I started out just making a lot of pieces for shrine boxes. Making these boxes is a technique I learned from a book called “Creating Personal Shrines” by Carol Owen. Basically, you paint both sides of foamcore with acrylic (or gesso? Maybe gesso works too) and let it dry. Then you glue ricepaper to each piece, wrapping it entirely. These lightweight, porous-surfaced tiles make strong boxes that take paint perfectly. She has patterns in her book, though I prefer to create my own.
For this one, I made the circle in the center by attaching a half a tin and then adhering strips of rice paper over and over and over until it stayed in shape. I poked a hole in the bottom of the tin for the armature for the face sculpture, which is made of paperclay.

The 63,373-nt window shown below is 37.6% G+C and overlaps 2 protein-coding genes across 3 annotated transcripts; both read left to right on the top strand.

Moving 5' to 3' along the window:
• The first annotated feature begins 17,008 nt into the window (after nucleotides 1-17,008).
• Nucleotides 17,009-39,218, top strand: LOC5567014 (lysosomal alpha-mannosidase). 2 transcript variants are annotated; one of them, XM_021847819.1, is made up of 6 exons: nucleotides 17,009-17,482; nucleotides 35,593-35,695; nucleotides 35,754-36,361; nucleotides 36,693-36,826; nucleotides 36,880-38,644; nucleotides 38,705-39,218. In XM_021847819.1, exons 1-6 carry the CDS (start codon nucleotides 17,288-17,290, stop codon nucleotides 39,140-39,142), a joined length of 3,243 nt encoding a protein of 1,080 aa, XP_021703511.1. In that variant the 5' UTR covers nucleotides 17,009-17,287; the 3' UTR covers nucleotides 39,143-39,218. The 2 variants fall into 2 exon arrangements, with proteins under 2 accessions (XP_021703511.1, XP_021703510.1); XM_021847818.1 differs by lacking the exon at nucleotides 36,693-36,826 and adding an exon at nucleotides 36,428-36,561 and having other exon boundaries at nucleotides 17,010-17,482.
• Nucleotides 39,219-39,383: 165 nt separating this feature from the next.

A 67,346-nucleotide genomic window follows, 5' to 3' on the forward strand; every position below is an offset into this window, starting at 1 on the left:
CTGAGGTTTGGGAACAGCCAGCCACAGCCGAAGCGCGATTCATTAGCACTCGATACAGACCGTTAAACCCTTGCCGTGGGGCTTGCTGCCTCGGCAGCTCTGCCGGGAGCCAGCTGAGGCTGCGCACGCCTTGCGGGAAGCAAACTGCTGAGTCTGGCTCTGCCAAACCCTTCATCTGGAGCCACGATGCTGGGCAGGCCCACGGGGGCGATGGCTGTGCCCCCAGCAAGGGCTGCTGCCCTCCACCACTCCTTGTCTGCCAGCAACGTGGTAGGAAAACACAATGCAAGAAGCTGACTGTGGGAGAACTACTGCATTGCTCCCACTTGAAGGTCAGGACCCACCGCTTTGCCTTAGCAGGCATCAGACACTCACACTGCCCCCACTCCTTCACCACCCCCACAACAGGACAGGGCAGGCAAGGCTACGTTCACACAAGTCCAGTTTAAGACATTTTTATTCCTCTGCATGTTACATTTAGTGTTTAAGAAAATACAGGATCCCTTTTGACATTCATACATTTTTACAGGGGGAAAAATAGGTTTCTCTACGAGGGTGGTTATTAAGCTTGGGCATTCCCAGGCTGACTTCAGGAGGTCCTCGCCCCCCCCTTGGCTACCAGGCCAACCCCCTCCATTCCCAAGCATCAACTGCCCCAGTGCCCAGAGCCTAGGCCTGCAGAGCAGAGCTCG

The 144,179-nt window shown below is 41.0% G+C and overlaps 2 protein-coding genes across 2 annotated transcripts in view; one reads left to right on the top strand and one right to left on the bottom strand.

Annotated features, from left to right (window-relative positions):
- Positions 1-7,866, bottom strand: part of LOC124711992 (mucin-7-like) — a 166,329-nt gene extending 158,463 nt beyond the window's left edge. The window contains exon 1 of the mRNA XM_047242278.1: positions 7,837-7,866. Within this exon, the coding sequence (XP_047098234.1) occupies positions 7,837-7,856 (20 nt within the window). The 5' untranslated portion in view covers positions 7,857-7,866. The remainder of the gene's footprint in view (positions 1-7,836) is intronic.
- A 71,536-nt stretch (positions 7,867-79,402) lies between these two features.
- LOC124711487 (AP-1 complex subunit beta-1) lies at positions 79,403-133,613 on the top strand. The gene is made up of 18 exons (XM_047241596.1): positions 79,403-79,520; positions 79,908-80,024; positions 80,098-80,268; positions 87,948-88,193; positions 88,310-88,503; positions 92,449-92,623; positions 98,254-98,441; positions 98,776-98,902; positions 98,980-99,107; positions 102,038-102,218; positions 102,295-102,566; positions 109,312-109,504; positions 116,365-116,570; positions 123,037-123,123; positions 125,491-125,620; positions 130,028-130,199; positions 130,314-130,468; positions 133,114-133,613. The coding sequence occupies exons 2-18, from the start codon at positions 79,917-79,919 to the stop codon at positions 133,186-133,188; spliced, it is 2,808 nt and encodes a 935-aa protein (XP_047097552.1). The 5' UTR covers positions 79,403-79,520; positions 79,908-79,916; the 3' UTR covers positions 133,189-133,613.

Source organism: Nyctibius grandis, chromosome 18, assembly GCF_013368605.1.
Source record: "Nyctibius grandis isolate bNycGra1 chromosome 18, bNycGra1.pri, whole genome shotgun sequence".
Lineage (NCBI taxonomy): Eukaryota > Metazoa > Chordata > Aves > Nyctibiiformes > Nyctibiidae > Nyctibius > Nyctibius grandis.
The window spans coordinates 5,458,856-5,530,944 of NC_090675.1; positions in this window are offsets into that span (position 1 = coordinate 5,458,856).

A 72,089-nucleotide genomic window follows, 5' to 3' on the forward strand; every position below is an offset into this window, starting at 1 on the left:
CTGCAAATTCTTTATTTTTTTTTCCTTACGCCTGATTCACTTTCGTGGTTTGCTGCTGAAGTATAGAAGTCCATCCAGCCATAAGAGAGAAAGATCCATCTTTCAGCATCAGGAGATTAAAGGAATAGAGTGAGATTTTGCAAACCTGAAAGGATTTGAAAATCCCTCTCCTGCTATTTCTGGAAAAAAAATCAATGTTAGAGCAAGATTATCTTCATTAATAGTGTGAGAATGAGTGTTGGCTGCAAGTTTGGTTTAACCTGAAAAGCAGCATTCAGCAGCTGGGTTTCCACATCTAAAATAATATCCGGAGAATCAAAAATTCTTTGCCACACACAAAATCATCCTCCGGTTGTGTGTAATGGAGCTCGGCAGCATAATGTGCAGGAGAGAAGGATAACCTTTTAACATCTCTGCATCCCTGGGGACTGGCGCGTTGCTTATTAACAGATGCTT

I dry-fitted the tiles (made in a previous session) over and over and over again until I came up with a design I liked. Then I painted the ombre-black to red background and assembled the tiles on. Most of the tiles are polymer clay, but some are paperclay, and some are casting plaster. The crows and other forest scenes are from the background image of a sheet of souvenir stamps.
After I assembled and glued all the tiles down, I had to fix the center sculpture. I put copper tape (from stained glass supply) over the seam where her bust had shrunk away from the edge. I painted her so she wasn’t so monotone, and then I made the crown out of hot glue. Yes, hot glue. It’s flexible, sturdy, and most importantly, it takes silver or gold leaf perfectly, if you catch it while it’s still warm. I painted over it with acrylic to fill in the details, and added the copper beads on the crown points afterwards.
I intend to do a lot more small heads and faces, because I would like to get a lot better at sculpting.